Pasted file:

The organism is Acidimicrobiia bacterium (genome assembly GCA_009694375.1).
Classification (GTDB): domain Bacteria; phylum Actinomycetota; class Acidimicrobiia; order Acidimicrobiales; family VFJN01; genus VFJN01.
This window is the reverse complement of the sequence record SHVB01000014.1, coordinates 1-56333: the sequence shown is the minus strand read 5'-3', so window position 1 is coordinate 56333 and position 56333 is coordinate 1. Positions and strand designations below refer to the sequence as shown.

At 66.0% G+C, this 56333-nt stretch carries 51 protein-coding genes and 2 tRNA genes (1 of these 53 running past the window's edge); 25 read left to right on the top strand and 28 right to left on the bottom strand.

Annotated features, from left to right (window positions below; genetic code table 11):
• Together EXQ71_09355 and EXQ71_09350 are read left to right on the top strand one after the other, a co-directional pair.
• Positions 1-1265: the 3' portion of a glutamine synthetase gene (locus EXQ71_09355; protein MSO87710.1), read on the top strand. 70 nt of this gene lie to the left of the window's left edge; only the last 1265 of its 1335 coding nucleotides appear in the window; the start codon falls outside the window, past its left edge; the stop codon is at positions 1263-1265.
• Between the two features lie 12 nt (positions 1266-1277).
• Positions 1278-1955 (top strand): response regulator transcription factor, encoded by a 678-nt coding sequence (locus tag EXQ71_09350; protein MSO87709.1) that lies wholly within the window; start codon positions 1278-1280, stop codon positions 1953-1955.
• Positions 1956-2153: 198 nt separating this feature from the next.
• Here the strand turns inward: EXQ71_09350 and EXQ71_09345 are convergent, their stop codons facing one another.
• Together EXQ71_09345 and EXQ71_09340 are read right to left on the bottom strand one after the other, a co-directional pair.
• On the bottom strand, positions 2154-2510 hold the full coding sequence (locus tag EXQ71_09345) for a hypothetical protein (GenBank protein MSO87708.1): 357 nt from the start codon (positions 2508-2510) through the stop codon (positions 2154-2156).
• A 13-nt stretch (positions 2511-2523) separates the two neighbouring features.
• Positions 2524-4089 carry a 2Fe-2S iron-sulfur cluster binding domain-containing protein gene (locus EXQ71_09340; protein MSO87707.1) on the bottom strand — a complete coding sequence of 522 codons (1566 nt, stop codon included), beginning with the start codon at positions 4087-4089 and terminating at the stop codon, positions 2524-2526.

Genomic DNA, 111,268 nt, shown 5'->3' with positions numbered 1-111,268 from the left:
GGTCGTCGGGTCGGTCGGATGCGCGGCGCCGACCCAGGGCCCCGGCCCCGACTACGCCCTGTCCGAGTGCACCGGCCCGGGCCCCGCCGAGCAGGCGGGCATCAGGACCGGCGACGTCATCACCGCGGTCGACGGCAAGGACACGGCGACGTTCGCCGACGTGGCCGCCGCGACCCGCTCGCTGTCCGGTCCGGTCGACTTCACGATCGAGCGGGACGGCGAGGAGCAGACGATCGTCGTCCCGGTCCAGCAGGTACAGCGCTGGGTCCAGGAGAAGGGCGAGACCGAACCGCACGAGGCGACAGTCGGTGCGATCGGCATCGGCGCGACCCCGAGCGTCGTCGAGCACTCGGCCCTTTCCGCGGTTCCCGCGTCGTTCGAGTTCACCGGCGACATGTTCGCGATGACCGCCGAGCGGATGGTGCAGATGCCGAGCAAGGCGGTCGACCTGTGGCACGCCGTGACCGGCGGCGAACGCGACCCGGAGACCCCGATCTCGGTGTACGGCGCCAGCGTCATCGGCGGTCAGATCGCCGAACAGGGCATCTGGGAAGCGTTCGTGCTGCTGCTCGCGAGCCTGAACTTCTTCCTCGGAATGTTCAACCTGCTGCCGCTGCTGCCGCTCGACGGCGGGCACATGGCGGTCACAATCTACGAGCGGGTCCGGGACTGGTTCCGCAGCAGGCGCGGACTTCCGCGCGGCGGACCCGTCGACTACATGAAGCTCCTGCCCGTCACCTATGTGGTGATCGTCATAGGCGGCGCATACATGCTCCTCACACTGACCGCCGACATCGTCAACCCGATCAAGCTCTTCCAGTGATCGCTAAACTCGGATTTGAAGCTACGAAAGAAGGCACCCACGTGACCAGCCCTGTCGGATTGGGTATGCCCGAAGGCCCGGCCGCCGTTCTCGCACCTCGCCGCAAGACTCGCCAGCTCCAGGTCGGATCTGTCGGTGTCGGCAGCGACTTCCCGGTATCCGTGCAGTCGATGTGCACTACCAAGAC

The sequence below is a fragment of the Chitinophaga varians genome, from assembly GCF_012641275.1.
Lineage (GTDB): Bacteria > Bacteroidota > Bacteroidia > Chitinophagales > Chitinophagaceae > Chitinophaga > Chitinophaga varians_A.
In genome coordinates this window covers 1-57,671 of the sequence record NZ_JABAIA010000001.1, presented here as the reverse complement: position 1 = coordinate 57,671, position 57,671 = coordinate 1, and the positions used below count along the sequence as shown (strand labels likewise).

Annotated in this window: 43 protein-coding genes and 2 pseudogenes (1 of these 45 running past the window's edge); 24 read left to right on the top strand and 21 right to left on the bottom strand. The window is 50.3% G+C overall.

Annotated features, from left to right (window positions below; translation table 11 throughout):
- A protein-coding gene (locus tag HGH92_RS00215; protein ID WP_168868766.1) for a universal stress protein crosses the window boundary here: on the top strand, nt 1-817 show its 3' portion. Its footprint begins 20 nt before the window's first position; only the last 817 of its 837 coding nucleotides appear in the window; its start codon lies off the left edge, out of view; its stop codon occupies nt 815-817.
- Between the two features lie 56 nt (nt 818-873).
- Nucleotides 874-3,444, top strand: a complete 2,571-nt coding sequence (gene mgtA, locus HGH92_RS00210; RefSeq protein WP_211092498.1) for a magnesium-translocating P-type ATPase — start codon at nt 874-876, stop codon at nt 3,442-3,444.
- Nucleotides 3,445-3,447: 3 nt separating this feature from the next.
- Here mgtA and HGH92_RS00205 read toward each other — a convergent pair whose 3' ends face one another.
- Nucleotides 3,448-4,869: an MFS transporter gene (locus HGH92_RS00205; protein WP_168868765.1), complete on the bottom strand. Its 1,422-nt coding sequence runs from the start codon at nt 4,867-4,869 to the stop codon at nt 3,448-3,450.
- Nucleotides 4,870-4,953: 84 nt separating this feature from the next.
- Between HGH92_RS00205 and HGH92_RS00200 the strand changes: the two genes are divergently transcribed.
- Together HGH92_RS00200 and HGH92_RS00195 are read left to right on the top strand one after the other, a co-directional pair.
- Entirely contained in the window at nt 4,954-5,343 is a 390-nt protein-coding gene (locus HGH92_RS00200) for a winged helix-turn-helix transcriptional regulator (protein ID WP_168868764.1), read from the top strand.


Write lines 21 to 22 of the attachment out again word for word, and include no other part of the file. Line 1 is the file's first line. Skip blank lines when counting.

Annotated in this window: 43 protein-coding genes and 2 pseudogenes (1 of these 45 running past the window's edge); 24 read left to right on the top strand and 21 right to left on the bottom strand. The window is 50.3% G+C overall.

Annotated features, from left to right (window positions below; translation table 11 throughout):